A CurtainUp Review
Waiting For Godot
There are probably as many ways to wait for Godot as there are theories on who or what Godot really is. If you believe that Godot is a theatrical fraud because you think that it has no plot, no point, no purpose, and no progression of activity, then the production being presented at the Theater at St. Clements isn't likely to change your mind. That this production also isn't any fun won't help win any prospective converts.
Purists, need not worry that the enigmas of the play have been made any clearer here than they ever were, or that the riveting text is appraised in a new light. Yet there are moments that suggest a sly and skewed take on this existential masterpiece that will keep the devoted in their seats, a decision that was not shared by about twenty of the sixty or so patrons at intermission (the theater has 151 seats).
Given the restrictions and demands imposed upon its interpreters by the guardians of Beckett-land, the staging by Alan Hruska certainly remains essentially faithful if not especially mindful of the rhythms that propel the precise text. With its artfully terse dialogue creating its own inimitable reductionist plot, the play's simple contrivances tend to emerge and submerge with timeless abandon. I would respectfully suggest that Hruska, who has fearlessly chosen this formidable work as his debut in theatrical directing, has yet to develop either an ear for the rhythms of people bickering and baiting or an eye for pacing. One can detect in the actors a noticeable attempt at motivation (an ill-advised adornment to any absurdist work) that can probably be attributed to a production originally developed at the Actors Studio.
If Hruska's vision can be considered academic at best, the players are simply stranded between the play's humor and its utter poignancy. Within this context, we find two shabbily attired men, although both sport dapper though dusty derbies in an apparently on-going, protracted, (hopefully) funny, discourse and going nowhere in particular. The two impatient tramps, that spend their arguably precious life and time near an almost barren willow tree waiting for the arrival of an elusive Mr. Godot, are played by Sam Coppola (Vladimir) and Joseph Ragno (Estragon). Except for the intrusion into their bleak existence by a despotic master and his obedient slave, Estragon and Vladimir may or may not be aware at any point that their mutually entwined karmas are leading them all to the same place.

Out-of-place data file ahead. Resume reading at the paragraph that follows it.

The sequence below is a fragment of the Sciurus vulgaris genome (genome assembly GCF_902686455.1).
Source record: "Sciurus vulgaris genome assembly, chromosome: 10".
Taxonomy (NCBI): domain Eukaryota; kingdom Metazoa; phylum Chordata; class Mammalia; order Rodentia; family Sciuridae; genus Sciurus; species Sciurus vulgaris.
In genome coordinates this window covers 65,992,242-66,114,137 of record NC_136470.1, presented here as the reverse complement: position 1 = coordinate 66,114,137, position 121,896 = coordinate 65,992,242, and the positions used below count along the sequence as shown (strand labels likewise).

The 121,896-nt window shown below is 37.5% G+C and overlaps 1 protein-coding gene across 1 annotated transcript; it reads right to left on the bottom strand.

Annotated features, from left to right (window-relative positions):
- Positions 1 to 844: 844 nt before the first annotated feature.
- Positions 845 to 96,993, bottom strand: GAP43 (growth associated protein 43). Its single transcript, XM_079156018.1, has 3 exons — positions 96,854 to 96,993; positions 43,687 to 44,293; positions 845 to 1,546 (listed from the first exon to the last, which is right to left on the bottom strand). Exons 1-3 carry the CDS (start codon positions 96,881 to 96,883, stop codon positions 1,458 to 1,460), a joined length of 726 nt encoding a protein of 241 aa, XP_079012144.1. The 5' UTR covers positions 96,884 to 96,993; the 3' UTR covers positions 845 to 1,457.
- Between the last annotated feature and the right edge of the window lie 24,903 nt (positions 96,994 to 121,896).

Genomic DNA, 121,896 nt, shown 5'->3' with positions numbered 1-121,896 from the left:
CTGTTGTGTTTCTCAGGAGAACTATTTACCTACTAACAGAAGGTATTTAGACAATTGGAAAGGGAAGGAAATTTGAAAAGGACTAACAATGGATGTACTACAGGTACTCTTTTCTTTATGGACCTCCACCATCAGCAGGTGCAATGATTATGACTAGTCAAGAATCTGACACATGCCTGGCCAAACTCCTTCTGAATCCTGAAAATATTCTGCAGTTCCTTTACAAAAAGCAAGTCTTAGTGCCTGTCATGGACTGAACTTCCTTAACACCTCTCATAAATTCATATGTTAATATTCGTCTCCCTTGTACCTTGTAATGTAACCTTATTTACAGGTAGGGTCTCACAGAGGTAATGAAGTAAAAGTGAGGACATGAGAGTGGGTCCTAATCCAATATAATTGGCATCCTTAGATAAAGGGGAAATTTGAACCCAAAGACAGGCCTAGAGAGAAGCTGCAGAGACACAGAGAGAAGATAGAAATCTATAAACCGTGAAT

At the outset, their appearance may evoke faint memories (for some) of Smith and Dale, or even Laurel and Hardy, but they fail to capitalize on this in the manner of true vintage vaudevillians. Their inability to jiggle the balance of power leads to tedium. As a result, whatever conflict there is between these eternally bonded characters becomes monotonous. As Vladimir, Coppola has chosen not to broaden the many opportunities for burlesque, however racked as he is with discomfort from malfunctioning kidneys. That would be an okay decision if Coppola's performance didn't lose focus. The part's subtle nods to his sophistication warrant more agitated changes than Coppola provides. Nevertheless, he validates his presence as a certifiable crutch to his befuddled buddy. There is unfortunately not enough despairing resolve in Ragno's performance as Estragon, whose soulful paranoia is only fitfully realized.
Waiting and waiting and waiting, both Go Go and Di Di (as they are familiarly known to each other) are characters we are concerned about and really care about, a situation all too rare in much contemporary dramatic literature. The punch that the play normally gets with the intrusion of the whip-snapping master Pozzo is notably disappointing. As portrayed by Ed Setrakian, Pozzo is less a terrorizing autocrat than a self-important fool. As a result, his self-betrayal remains conspicuously unmoving. A pasty-faced Martin Shakar chokes wheezes and shakes and makes a loquacious case for his pathetic plight as the abused and humiliated and luckless Lucky.
In all fairness, Shakar does get behind the pain in his lengthy gobbledygooked-up soliloquy, something that cannot be said of the others. Tanner Rich effectively played the role of Boy. Set Designer Kenneth Foy's oval playing area contains the obligatory tree and flat rock nicely backed by a blue skies cyclorama artfully lit by Paul Miller. Ann Hould-Ward's costumes provide the essentials: ratty, ill-fitting clothes.
Waiting for Godot appears to have a secure and resounding life of its own, no matter how diverse or even perverse the interpretation. Next year will celebrate the 50th anniversary of the play's Broadway premiere. Will that inspire the definitive version? Probably not, but that makes it all the more inviting.
Godot was first presented as En Attendant Godot at the Theatre de Babylone, Paris, France during the season of 1952-53. It had its Broadway premiere at the John Golden Theater on April 19, 1956 and played through June 9 for a total of 59 performances.
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